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Dilemma: Partners complain when I take time out for childcare

‘I have no one to look after my child when he is ill, so occasionally I take time off at short notice. My partners are unhappy with this – how can we resolve the situation?’

LMC member: Talk about it in advance

grant pic


Whenever any practice member does not turn up to work at short notice, it causes a strain, which can lead to resentment. Partners should have a protocol for emergency leave, so the requirements and expectations are clearly understood. Bear in mind that employees of the practice have a right to take time off to deal with an emergency, including children’s illnesses, and the BMA model contract says ‘relatively short periods of leave for emergencies will be paid’, unless you have specifically highlighted that there’s no requirement for pay at such times. If this is the case, the employee may be asked to take it as unpaid, holiday, or parental leave.

If there are no arrangements with the partners for this kind of leave, you should agree with them how it will be handled – whether you make the time up, deduct it from your leave, pay for a locum or reduce your drawings.

If you reach an impasse with your practice, BMA membership entitles you to advice and assistance. Non-BMA members can ask for guidance from the LMC or seek legal opinion elsewhere.

Partners share the professional and contractual responsibilities of maintaining appropriate services and high standards at the practice, and should also lead by example. So if you regularly find yourself taking time off to tend to your child, members of staff may emulate this.

Ease the situation by agreeing in advance the arrangements around emergency leave, offering to compensate for any time off, apologising to your colleagues, keeping the practice up to date where necessary, and exploring all avenues to find someone else to look after your child. And if you do need to take time off in these circumstances, don’t inform colleagues by text. Personally phone the practice manager and GP on call.

Dr Grant Ingrams is a GP partner in Glenfield, Leicestershire and a member of Leicester, Leicestershire & Rutland LMC, but is writing in a personal capacity

GP appraiser: Think imaginatively

farzana hussain


As a GP partner and mum of a 15- and a 16-year-old, I well remember how tough it is when children fall ill. I recommend talking to your partners to explore their concerns, whether in advance or at the time.

I’ve found that the key to success as a sole principal is offering flexibility to my salaried GPs. As an employer, I’m investing in my GP workforce for the long term, and it’s worth appreciating that accommodating eight to 10 years of childcare isn’t that long in a GP’s career. And I believe that GPs who are also parents are an asset to our profession – in my case, becoming a parent and a better doctor were closely tied.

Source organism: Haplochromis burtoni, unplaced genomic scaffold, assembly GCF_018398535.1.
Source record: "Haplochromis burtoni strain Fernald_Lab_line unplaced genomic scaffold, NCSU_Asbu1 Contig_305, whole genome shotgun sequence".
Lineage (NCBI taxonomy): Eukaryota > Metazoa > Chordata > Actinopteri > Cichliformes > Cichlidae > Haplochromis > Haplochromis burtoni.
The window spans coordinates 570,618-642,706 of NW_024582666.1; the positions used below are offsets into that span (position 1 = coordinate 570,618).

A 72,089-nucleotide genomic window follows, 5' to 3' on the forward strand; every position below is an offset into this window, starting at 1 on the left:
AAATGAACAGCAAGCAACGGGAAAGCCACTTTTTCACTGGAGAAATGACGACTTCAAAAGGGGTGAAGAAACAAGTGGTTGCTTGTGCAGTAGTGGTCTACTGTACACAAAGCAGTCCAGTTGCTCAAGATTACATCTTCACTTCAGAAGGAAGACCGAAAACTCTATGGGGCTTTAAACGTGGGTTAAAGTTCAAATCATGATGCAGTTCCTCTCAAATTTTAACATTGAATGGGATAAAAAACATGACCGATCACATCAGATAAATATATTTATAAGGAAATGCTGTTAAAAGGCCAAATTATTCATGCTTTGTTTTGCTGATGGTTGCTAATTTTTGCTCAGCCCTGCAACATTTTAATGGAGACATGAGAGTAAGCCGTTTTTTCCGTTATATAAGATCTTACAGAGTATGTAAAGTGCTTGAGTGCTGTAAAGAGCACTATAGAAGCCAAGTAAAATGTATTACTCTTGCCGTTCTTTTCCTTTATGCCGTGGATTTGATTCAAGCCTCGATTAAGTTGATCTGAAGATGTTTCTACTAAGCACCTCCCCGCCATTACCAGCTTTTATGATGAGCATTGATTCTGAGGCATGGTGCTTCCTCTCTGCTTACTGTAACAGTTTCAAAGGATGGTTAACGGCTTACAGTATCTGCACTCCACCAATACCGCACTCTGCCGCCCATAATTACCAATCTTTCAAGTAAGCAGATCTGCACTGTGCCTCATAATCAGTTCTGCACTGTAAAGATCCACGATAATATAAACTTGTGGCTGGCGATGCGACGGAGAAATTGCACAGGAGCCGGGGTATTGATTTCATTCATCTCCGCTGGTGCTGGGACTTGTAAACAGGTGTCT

I used to bring my children to the practice when they were ill, which had a positive effect all round, noticeably lifting the team’s spirits. Currently, my GPs can bring their children in when they aren’t well or if their usual childcare options haven’t worked out, thus saving expenditure on locums and avoiding the need to cancel appointments. We operate on a high-trust basis, but other employers might want to consider disclaimers to cover any liability.

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If it’s possible to adjust sessions, there are remote working options, such as administering repeat prescriptions and reading hospital letters from home. Telephone triage can also be conducted this way, as long as the right information governance has been offered.

Employees are legally entitled to a reasonable amount of time off to care for dependents, so we need innovative options for working parents. Retaining skilled colleagues is a significant challenge for our profession, and this is best achieved by thinking more imaginatively.

Dr Farzana Hussain is a GP trainer and appraiser in Newham, east London, a member of Newham LMC and a federation board member

GP partner: Explore underlying issues

Dr David Coleman



All partnerships should have both a partnership agreement and absence policy for employees.

Although our partnership agreement has nothing specific about leave to care for a sick child, we have an understanding, as recorded in meeting minutes, that a partner should use their annual leave if they need time off for this. The same applies if a partner needs to arrange care for an elderly parent. This leave can be taken at short notice, regardless of inconvenience to others.

Our flexible triage appointment system adapts to situations like these.

In my six years at the practice, this agreement has never caused problems. In the event of a longer illness requiring extended absence, I hope we would show our partners the support we would wish to receive ourselves.

It is worth noting the Advisory, Conciliation and Arbitration Service (ACAS) declaration that ‘all employees have the right to time off in working hours for dependents… to deal with unforeseen matters and emergencies’ and that ‘there is no legal right to be paid’. There isn’t a specified reasonable amount of time, as every case will vary.

If a particular staff member was frequently absent to care for dependents, I would sensitively explore any underlying issues and whether the practice could help, and how we could implement this with minimal disruption.

Dr David Coleman is a GP in Conisbrough, South Yorkshire


1 Taking time off for family and dependents. Crown Copyright, n.d.